The yearly data from the FBI details arrest and offense numbers for police agencies across the United States. If you download this unprocessed data, expect to do some work to get it in a useable format. The data is fixed-width, across multiple tables, contains many records on a single row that need to be unpacked and in some cases decoded, before being cleaned and imported for use in programs like Excel or your favorite database manager. Not up to the task? We do all of this work in the version of the data that we will soon have for sale in the Database Library.

    I have peeked at the data and documentation files and “raw” is the correct term.

    Think of it as great exercise for when an already cleaned and formatted data set isn’t available.

    More to follow on processing this data set.

    Protecting Sources, Leaks and Journalistic Credibility

    Thursday, June 8th, 2017

    Protecting Your Sources When Releasing Sensitive Documents by Ted Han and Quinn Norton.

    From the post:

    Extraordinary documentation can make for an extraordinary story—and terrible trouble for sources and vulnerable populations if handled without enough care. Recently, the Intercept published a story about a leaked NSA report, posted to DocumentCloud, that alleged Russian hacker involvement in a campaign to phish American election officials. Simultaneously, the FBI arrested a government contractor, Reality Winner, for allegedly leaking documents to an online news outlet. The affidavit partially revealed how Winner was caught leaking by the FBI, including a postmark and physical characteristics of the document that the Intercept posted.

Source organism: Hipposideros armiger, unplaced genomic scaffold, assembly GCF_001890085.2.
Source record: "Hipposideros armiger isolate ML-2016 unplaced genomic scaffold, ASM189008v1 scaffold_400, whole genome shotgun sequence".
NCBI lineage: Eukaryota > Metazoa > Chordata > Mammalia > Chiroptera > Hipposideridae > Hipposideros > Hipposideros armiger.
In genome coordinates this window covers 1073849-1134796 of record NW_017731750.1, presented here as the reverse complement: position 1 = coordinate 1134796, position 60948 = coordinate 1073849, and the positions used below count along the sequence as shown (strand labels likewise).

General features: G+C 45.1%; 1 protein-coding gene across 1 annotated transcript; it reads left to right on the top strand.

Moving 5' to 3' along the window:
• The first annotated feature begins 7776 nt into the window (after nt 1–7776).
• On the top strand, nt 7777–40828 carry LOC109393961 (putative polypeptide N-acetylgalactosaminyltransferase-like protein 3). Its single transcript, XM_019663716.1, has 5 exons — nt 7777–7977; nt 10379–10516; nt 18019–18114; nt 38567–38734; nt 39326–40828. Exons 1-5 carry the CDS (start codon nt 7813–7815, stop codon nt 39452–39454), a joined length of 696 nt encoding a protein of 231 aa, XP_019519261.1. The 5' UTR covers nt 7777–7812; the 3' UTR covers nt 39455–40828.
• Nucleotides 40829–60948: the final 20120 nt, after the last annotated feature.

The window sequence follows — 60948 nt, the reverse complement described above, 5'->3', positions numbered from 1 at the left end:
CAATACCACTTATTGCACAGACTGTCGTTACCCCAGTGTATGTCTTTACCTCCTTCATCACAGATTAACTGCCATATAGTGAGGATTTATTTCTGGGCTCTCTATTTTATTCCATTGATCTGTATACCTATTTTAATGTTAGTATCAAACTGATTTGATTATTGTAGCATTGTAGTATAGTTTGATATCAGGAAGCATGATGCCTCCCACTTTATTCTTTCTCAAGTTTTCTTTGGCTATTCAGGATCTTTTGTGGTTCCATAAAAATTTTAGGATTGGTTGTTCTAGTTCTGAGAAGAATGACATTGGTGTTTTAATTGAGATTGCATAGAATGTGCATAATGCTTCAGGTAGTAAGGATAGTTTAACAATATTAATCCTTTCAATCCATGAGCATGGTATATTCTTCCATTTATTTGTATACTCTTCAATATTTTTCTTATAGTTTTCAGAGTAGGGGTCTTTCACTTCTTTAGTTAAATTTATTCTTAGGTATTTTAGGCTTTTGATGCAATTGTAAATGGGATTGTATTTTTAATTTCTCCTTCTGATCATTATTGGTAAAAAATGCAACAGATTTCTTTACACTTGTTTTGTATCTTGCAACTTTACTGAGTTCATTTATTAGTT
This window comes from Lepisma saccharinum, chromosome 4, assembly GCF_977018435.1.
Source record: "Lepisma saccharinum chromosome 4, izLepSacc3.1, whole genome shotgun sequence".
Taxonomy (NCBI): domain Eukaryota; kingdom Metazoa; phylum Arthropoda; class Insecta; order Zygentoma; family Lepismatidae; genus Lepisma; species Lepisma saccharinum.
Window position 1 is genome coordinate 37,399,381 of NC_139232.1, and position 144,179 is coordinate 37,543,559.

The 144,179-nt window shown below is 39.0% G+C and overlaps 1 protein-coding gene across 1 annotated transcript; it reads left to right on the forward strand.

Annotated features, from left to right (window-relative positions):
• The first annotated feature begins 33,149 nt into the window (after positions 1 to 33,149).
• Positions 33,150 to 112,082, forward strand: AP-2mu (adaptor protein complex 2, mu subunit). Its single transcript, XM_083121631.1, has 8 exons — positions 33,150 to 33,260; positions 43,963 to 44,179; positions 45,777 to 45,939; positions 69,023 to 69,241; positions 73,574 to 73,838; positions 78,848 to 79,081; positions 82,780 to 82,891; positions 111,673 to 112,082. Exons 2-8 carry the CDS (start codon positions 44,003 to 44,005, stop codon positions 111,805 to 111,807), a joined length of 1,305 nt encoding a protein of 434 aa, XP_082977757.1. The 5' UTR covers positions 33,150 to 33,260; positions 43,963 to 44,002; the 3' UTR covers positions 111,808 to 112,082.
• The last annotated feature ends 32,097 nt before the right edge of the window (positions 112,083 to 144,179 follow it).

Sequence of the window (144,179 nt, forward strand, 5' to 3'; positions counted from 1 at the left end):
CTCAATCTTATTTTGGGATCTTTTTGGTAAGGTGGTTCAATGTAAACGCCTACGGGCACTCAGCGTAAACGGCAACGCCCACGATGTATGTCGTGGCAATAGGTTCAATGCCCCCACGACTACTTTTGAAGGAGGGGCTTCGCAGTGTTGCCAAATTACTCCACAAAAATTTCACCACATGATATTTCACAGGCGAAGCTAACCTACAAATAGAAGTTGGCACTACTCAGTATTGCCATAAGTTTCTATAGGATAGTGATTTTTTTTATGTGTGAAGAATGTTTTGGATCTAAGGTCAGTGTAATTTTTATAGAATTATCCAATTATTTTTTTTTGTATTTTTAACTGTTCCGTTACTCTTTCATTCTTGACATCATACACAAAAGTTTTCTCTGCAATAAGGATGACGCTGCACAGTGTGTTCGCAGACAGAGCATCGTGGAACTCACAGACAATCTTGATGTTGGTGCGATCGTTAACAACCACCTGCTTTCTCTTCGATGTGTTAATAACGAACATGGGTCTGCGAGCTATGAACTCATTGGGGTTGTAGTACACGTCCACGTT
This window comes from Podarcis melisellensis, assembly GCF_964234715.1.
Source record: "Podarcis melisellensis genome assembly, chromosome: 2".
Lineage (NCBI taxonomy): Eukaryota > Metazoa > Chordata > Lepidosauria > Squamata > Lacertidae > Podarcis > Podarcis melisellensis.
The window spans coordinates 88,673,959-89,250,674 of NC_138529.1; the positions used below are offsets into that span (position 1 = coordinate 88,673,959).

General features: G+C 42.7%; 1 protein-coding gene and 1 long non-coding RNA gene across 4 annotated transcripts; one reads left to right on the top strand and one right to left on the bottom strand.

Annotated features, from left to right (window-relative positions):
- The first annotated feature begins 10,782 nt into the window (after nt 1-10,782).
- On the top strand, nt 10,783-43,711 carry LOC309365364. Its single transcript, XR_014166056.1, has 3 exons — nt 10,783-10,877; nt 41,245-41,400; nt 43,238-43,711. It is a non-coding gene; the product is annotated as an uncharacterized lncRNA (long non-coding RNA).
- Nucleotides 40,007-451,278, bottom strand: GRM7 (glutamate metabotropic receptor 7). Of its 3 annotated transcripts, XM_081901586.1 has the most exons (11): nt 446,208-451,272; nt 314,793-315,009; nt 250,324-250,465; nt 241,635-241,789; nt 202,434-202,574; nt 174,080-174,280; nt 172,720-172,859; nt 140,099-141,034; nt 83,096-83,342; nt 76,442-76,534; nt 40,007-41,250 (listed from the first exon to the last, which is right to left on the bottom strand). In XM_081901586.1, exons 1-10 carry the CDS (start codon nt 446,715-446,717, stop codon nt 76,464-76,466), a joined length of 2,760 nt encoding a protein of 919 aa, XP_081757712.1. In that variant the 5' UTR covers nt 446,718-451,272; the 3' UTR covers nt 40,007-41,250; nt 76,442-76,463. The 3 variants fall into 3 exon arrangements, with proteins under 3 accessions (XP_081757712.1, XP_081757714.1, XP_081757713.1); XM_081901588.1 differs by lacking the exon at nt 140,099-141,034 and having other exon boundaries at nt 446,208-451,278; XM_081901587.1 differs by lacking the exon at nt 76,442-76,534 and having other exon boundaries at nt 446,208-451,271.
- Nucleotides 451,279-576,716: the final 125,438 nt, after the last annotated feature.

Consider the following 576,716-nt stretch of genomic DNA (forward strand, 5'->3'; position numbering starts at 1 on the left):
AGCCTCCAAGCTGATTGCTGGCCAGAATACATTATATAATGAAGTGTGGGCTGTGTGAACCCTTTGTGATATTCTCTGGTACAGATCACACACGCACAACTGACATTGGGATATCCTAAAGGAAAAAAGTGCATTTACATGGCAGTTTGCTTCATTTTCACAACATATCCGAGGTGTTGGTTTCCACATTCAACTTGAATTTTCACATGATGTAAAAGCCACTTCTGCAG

The Intercept isn’t alone in leaving digital footprints in their article material. In a post called “We Are with John McAfee Right Now, Suckers,” Vice posted a picture of the at-the-time fugitive John McAfee, complete with GPS coordinates pinpointing their source’s location, who was shortly in official custody. In 2014, the New York Times improperly redacted an NSA document from the Snowden trove, revealing the name of an NSA agent.